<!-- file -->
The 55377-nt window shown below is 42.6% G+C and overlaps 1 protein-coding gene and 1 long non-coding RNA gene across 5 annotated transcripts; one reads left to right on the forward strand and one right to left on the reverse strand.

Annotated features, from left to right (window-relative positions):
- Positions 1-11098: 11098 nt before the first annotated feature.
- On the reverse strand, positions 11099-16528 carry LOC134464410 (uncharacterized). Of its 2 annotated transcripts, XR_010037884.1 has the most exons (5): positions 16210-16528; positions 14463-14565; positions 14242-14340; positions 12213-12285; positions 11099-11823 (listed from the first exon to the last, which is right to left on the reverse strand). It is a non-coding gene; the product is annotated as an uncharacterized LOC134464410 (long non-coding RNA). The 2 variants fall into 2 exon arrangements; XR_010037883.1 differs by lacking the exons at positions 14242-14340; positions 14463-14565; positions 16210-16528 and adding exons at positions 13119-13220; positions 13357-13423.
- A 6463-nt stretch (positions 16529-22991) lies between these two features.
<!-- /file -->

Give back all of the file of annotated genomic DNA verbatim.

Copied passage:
The 55377-nt window shown below is 42.6% G+C and overlaps 1 protein-coding gene and 1 long non-coding RNA gene across 5 annotated transcripts; one reads left to right on the forward strand and one right to left on the reverse strand.

Annotated features, from left to right (window-relative positions):
- Positions 1-11098: 11098 nt before the first annotated feature.
- On the reverse strand, positions 11099-16528 carry LOC134464410 (uncharacterized). Of its 2 annotated transcripts, XR_010037884.1 has the most exons (5): positions 16210-16528; positions 14463-14565; positions 14242-14340; positions 12213-12285; positions 11099-11823 (listed from the first exon to the last, which is right to left on the reverse strand). It is a non-coding gene; the product is annotated as an uncharacterized LOC134464410 (long non-coding RNA). The 2 variants fall into 2 exon arrangements; XR_010037883.1 differs by lacking the exons at positions 14242-14340; positions 14463-14565; positions 16210-16528 and adding exons at positions 13119-13220; positions 13357-13423.
- A 6463-nt stretch (positions 16529-22991) lies between these two features.